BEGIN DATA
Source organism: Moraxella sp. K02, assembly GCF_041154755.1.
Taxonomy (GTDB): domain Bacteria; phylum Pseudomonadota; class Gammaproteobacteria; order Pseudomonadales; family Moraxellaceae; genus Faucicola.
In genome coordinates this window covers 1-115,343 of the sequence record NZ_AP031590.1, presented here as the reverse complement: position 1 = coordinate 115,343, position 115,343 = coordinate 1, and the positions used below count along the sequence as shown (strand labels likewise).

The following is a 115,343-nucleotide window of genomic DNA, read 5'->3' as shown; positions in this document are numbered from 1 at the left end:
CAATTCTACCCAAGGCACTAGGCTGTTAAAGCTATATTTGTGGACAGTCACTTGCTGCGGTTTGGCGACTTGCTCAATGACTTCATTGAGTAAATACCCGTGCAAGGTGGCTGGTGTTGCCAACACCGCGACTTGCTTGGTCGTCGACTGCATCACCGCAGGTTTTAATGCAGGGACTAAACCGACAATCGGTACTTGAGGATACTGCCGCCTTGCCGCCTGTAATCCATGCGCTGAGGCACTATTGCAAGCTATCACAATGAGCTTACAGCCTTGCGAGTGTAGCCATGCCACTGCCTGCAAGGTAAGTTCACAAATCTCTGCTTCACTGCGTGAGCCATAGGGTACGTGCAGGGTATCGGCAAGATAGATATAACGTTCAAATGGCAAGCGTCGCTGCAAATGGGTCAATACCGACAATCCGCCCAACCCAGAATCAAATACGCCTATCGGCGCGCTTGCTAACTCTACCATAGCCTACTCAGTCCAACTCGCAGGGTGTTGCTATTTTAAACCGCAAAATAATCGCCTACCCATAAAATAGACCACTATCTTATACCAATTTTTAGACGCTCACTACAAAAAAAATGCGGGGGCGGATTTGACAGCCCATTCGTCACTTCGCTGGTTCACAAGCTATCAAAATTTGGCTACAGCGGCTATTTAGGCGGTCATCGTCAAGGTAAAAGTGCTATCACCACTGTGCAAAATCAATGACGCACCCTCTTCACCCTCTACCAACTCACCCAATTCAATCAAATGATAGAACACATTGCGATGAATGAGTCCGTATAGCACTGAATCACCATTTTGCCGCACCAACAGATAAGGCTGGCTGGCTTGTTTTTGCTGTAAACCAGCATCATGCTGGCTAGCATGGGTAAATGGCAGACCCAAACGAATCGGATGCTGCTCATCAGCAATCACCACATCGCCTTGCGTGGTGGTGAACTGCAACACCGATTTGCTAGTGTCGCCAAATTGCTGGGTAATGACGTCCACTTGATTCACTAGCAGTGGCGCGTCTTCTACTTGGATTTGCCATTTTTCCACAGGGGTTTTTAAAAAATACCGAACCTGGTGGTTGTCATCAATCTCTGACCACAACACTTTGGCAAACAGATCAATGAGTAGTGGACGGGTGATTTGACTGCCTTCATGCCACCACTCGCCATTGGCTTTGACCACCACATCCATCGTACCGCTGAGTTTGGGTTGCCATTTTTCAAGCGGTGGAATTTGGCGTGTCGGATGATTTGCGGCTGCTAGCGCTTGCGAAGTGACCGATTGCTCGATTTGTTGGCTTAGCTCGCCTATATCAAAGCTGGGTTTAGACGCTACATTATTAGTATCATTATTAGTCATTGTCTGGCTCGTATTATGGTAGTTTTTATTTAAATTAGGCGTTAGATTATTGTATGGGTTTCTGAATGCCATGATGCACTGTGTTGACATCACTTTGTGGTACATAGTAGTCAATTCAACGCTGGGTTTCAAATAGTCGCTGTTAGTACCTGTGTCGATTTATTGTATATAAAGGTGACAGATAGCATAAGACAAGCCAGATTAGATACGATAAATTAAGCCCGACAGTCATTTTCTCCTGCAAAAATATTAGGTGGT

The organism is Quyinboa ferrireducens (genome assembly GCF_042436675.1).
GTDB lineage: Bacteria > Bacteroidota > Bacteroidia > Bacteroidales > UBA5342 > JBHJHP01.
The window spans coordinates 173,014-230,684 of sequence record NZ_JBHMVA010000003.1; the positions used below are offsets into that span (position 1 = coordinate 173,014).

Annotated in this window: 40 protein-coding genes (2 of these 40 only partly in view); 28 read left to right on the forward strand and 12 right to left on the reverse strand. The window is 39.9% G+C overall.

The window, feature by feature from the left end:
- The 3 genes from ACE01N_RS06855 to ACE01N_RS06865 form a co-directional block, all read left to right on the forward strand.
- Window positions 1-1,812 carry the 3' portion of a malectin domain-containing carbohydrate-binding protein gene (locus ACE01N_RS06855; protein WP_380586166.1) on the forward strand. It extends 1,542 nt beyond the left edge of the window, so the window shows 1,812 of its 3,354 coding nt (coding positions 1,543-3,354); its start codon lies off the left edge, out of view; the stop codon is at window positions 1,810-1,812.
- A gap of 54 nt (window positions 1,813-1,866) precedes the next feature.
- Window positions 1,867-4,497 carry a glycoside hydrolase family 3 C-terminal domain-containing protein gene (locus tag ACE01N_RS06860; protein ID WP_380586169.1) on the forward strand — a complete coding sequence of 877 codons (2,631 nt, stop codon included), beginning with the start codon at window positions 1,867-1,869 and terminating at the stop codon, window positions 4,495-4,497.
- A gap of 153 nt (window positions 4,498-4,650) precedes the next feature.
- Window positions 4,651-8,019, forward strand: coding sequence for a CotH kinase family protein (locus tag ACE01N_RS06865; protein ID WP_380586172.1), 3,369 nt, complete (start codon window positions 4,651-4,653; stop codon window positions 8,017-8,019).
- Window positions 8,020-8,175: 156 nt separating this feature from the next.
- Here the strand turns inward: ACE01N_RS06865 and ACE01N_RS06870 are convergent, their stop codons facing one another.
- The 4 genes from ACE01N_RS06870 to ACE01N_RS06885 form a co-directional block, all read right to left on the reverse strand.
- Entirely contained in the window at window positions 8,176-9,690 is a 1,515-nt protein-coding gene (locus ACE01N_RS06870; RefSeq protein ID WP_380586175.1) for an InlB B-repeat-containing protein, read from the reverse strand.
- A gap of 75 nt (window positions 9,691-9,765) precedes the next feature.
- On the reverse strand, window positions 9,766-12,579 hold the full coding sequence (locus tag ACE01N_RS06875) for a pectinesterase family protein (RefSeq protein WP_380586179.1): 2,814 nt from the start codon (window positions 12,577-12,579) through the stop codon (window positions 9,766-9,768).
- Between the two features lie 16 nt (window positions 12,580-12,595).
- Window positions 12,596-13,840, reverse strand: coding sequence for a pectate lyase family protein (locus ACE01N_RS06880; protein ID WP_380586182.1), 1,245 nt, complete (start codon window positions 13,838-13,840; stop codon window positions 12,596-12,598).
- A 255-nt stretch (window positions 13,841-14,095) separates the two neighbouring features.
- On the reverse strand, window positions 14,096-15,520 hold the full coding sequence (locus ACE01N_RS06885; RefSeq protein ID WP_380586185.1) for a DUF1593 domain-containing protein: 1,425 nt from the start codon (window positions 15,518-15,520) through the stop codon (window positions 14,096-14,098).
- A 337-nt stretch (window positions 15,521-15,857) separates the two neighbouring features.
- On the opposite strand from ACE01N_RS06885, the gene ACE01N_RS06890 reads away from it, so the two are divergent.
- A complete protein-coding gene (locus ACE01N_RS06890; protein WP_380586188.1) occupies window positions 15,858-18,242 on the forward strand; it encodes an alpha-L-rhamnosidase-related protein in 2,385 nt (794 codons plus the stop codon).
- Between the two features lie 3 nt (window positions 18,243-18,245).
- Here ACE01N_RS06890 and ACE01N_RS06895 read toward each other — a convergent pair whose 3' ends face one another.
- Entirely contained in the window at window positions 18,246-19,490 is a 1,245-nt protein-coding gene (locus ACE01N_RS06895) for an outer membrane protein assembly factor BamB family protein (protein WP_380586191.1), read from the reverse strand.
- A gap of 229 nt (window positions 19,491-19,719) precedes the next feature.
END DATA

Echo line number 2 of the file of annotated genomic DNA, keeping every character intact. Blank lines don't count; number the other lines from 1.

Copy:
Taxonomy (GTDB): domain Bacteria; phylum Pseudomonadota; class Gammaproteobacteria; order Pseudomonadales; family Moraxellaceae; genus Faucicola.